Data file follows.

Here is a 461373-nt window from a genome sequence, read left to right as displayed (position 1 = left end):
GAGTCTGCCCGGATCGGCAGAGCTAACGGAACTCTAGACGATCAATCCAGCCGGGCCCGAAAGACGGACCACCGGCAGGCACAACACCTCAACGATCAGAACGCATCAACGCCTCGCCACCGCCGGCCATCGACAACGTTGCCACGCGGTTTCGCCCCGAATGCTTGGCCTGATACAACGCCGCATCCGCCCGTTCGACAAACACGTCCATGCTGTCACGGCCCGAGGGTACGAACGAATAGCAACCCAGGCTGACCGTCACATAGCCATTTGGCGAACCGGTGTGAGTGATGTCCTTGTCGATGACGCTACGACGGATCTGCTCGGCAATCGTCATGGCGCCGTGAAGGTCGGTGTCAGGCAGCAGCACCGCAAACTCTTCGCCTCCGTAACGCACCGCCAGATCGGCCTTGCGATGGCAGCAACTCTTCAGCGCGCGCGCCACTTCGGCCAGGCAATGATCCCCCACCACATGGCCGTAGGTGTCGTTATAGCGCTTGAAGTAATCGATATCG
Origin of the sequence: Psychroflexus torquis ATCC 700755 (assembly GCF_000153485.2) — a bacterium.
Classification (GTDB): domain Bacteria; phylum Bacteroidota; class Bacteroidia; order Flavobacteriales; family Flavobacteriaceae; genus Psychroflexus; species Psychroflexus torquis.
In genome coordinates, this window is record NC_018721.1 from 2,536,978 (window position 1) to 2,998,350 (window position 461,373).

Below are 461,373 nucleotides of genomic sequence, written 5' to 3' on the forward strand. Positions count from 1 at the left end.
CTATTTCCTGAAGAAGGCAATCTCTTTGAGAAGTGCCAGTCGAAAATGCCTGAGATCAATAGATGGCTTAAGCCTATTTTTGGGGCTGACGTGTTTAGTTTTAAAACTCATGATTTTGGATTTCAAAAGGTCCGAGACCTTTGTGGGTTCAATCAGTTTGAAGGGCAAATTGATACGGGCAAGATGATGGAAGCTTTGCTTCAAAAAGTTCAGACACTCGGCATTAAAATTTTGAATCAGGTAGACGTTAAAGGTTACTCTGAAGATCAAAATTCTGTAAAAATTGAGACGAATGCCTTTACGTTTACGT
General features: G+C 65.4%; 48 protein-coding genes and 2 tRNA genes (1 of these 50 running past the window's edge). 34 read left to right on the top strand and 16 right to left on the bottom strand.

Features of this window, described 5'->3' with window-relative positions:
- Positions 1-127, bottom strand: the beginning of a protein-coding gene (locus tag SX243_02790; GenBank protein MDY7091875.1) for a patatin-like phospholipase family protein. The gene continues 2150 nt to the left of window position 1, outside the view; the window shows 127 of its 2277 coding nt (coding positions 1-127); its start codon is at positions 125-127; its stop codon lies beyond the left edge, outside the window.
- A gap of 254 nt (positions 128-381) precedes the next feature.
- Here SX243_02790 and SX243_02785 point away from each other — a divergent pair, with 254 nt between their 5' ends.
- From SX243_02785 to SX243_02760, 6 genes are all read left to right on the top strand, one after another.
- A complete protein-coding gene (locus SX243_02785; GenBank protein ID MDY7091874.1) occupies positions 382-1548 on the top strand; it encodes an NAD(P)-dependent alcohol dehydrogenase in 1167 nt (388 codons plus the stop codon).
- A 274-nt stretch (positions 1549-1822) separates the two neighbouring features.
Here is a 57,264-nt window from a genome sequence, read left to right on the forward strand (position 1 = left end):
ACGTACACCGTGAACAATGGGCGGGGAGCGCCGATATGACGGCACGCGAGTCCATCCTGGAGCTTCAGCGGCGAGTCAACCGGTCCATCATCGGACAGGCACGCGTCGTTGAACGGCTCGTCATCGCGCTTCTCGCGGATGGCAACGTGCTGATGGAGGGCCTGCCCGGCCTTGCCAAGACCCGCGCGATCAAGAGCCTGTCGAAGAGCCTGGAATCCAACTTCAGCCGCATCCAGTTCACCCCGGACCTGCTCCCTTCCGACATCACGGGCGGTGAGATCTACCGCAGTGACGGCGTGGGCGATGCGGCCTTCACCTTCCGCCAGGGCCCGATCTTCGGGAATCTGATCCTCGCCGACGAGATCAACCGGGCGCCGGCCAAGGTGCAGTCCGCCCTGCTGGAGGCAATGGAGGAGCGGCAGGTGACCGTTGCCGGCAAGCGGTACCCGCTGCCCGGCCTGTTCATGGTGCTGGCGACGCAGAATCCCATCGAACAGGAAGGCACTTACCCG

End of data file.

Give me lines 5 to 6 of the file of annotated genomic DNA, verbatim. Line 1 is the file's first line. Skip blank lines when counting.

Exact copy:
In genome coordinates, this window is record NC_018721.1 from 2,536,978 (window position 1) to 2,998,350 (window position 461,373).

Below are 461,373 nucleotides of genomic sequence, written 5' to 3' on the forward strand. Positions count from 1 at the left end.